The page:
Melissa Weresh meets retired Justice Sandra Day O’Connor during a reception at the Supreme Court.
Melissa Heames Weresh, professor of law at Drake University, recently accepted the 2009 Warren E. Burger Writing Competition Prize at an awards ceremony in the chambers of the U.S. Supreme Court in Washington, D.C. She received the prize for her essay that examines the professional identity development of novice lawyers.
The award presentation was part of the American Inns of Court’s Celebration of Excellence hosted by Justice Antonin G. Scalia on Saturday, Oct. 17. Kenneth Starr, dean of the Pepperdine University School of Law and a former law clerk for Justice Burger, presented the award to Weresh.
Weresh’s essay was chosen by a distinguished panel of law scholars in a blind contest. The writing competition aims to encourage outstanding scholarship that “promotes the ideals of excellence, civility, ethics and professionalism within the legal profession.”
Melissa Weresh stands with Kenneth Starr after the award presentation.
“This is a tremendous honor,” said Weresh, who also serves as director of legal writing at Drake University Law School. “It was both daunting and inspiring to speak at the United States Supreme Court, and the evening was made so special because my family was able to be there with me.”
Weresh, a resident of Clive, Iowa, has written several books and many articles on legal writing, environmental law and ethics and professionalism. Her most recent book, written with Drake law professor Lisa Penland, is titled “Professionalism in the Real World: Lessons for the Effective Advocate,” published by the National Institute for Trial Advocacy.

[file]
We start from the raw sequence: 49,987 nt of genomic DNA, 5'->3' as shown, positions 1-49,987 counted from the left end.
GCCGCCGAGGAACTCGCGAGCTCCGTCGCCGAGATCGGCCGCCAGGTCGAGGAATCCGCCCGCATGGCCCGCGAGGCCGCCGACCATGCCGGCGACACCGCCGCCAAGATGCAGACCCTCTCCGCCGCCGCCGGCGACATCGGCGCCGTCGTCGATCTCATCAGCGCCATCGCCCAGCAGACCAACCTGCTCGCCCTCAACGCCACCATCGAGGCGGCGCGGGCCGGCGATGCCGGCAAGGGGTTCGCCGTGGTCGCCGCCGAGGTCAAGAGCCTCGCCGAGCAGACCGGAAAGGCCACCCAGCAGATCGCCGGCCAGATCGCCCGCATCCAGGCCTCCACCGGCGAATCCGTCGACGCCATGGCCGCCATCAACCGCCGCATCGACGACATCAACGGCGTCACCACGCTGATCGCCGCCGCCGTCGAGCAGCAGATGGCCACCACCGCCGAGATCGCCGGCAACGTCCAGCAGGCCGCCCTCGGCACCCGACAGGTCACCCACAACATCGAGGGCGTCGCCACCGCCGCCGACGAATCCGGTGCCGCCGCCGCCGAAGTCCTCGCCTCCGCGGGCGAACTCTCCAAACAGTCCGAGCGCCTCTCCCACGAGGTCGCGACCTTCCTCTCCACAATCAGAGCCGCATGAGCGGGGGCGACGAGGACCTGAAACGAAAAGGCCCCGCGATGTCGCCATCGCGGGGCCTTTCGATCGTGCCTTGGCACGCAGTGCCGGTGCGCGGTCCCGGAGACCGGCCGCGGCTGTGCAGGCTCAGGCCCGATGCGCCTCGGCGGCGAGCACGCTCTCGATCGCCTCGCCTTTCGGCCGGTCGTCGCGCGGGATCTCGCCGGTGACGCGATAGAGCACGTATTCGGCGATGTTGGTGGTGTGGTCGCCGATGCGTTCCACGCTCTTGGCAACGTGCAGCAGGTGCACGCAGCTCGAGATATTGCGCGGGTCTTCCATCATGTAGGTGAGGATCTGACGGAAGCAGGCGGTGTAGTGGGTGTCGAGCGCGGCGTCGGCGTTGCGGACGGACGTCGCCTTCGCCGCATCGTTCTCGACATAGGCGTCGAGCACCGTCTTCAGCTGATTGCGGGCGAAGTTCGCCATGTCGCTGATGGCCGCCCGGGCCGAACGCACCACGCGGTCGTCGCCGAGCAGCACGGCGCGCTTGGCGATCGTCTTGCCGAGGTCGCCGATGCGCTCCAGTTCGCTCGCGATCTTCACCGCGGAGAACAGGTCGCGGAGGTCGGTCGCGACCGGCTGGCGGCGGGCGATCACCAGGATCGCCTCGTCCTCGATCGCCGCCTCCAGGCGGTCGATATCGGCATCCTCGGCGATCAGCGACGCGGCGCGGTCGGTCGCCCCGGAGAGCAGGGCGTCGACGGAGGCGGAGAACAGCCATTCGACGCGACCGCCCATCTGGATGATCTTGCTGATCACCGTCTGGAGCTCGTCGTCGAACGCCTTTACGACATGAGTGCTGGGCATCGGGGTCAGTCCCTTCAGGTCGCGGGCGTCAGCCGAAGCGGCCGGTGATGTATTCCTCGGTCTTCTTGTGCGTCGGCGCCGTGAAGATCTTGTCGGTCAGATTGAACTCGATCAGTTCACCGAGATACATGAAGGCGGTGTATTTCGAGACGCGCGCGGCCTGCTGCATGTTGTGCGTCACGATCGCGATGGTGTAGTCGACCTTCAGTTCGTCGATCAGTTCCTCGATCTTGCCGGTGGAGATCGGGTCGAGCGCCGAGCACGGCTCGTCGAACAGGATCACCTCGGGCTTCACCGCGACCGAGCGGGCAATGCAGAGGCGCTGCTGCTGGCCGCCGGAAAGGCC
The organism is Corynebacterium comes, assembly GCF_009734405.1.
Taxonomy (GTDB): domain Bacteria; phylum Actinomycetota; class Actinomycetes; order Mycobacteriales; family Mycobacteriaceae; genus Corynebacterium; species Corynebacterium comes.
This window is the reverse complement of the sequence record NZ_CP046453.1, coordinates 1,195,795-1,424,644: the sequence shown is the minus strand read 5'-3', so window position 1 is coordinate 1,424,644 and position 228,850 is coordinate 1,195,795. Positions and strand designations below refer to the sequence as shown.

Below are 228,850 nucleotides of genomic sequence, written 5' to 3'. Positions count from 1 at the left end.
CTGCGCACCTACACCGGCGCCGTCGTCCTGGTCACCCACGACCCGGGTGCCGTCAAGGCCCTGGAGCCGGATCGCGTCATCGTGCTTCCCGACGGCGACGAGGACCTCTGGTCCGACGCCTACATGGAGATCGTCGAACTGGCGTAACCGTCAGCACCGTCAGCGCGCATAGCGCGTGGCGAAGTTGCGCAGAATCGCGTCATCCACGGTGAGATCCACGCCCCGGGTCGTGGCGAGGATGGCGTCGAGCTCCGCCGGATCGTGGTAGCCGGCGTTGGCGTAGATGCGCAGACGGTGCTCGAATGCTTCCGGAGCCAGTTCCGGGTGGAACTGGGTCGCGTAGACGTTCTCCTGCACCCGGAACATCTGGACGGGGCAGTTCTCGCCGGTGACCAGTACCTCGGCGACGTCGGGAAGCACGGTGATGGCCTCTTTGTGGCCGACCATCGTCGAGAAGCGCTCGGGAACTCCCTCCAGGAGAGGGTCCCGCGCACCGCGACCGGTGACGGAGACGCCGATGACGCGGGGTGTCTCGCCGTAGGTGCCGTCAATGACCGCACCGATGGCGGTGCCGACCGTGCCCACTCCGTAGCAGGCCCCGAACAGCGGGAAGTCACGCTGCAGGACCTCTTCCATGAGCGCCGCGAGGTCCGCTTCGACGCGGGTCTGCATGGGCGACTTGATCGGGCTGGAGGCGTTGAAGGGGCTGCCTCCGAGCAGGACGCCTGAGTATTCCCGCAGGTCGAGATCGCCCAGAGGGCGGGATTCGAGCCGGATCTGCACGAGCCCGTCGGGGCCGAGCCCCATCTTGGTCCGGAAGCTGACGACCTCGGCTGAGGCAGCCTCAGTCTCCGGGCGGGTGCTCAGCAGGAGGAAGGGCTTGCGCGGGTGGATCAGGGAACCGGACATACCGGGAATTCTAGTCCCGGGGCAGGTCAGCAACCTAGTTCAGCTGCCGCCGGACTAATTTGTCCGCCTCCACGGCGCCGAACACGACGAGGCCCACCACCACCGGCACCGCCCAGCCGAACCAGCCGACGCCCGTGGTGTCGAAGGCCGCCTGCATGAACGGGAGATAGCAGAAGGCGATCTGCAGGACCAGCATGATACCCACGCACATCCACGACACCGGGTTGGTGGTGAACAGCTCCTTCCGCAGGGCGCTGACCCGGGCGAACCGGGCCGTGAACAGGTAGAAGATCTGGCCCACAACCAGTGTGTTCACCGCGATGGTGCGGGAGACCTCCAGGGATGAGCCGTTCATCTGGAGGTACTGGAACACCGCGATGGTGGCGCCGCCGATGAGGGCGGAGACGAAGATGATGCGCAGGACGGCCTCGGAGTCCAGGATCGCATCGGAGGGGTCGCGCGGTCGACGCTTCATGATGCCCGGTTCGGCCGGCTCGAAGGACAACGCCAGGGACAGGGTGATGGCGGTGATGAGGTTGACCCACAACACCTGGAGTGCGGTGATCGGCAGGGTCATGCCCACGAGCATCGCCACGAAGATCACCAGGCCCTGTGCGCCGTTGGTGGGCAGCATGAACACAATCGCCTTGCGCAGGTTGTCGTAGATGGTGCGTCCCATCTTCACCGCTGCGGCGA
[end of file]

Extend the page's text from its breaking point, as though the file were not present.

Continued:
“This is a well-deserved recognition of both the quality of Professor Weresh’s work and the strength of Drake Law School’s writing and professionalism programs,” said Law School Dean Allan Vestal. “This achievement is yet another indication of the overall strength of the Law School.”
Weresh’s essay, titled “I’ll Start Walking Your Way, You Start Walking Mine: Sociological Perspectives on Professional Identity Development and Influence of Generational Differences,” will be published in the South Carolina Law Review.
Weresh is the chair of the Professionalism Committee of the Iowa Bar Association, and she serves on the Board of Directors for the Legal Writing Institute and on the Editorial Board of the Journal of the Association of Legal Writing Directors.
She is also the chair-elect of the Teaching Methods section of the Association of American Law Schools. She is the author of a textbook titled “Legal Writing: Ethical and Professional Consideration,” published by Lexis/Nexis.
Before joining Drake in 1997, she was an associate with Buckingham, Doolittle and Burroughs in Akron, Ohio. There, she concentrated on environmental compliance and corporate transactional issues.